My husband's culinary palate is more canned black olives, little debbies, and jelly donuts; so I'm always a little surprised when a man not only cooks, but uses an ingredient I don't know.
Turns out that Teff is good stuff.
Olympic and World Marathon Champ Gezahegne Abera in a cool running interview said of it:
“In Ethiopia, every athlete eats teff. We believe our ancient grain helps us train harder than athletes from any other country. That is why we are champions.”
Teff is a powerhouse of nutrition with high levels of many different nutrients: calcium, iron, phosphorus, copper, barium, thiamin. It's also very high in protein and has all 8 essential amino acids.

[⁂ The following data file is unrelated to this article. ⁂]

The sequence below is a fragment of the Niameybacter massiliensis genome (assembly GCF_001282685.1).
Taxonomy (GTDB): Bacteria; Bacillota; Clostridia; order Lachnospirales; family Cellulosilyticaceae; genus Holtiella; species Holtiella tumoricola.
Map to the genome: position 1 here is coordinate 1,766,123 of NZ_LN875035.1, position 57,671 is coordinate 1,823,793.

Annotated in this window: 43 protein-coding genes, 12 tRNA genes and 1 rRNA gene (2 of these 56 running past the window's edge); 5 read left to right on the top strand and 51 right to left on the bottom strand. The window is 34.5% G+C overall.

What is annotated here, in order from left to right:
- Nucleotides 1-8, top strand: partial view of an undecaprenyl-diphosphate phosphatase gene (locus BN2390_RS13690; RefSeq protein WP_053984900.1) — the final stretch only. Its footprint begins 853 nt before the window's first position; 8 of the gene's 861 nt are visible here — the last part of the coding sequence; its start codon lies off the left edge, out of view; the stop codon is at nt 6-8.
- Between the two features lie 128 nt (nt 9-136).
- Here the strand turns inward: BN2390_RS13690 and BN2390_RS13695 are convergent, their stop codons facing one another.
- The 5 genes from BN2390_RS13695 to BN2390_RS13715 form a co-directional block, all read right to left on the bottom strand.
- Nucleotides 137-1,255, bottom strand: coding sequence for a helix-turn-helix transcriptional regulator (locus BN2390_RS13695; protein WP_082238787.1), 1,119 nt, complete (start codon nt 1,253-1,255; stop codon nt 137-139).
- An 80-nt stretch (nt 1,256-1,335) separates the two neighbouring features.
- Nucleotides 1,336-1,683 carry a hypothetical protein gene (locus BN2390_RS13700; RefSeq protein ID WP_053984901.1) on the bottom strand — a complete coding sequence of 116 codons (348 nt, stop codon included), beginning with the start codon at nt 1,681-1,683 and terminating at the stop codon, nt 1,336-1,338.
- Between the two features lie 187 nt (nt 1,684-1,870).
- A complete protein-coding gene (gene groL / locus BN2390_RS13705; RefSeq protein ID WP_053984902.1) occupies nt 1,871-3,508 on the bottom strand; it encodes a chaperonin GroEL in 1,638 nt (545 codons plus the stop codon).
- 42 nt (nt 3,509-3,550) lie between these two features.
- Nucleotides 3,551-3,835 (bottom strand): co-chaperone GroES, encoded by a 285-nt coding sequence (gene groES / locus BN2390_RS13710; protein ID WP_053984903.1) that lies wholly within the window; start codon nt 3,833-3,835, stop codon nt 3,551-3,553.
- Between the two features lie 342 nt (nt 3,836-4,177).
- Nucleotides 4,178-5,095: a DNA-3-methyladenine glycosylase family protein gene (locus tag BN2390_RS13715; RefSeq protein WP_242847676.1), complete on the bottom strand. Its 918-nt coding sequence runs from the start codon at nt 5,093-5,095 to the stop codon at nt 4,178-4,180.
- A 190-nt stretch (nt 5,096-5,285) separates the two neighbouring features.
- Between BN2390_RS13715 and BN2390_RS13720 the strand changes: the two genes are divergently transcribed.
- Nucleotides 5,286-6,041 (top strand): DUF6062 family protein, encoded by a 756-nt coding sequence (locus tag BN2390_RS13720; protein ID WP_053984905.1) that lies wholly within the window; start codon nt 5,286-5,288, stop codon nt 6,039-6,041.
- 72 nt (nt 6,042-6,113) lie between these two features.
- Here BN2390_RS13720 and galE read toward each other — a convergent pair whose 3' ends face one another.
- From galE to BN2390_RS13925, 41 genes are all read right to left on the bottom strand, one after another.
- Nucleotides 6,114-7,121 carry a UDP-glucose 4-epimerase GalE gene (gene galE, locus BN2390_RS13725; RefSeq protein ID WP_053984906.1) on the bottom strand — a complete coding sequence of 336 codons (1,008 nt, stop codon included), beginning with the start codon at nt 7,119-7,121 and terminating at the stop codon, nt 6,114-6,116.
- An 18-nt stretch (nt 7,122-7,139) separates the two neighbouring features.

Dark Mark ordered his Teff in bulk from the internet. At the time, there was no way I was going to order a flour that was $6-10 per lb (regular organic whole wheat is $.89 per lb by contrast). Recently, however, I saw the stuff at Whole Foods and I decided to try it.
I'm sure I completely Americanized the stuff by making a type of brownie with lots of sweet, but I admit, I'm kind of hooked now. Below are two "teff" recipes that I like. One is more cake like, the other is a cookie listed on the bag of flour.
Bob's Red Mill Teff Peanut Butter Cookies
Breakfast Gingerbread Teff Bars
1/2cup whole wheat flour
1tsp baking powder
1/2tsp baking soda
dash of salt
1tsp each spices: cinnamon, ginger and/or 1/2tsp cloves
1/2 + cups of molasses or other sweetener
1/2 cup vegetable oil (probably a faux pas,but I use light olive oil)
2 eggs or 4 egg whites or a combo of the two
Mix wet ingredients, mix dry ingredients...mix together, spread out to about brownie height in a small baking dish. Cook at 375 for 15-20 minutes or until spongy.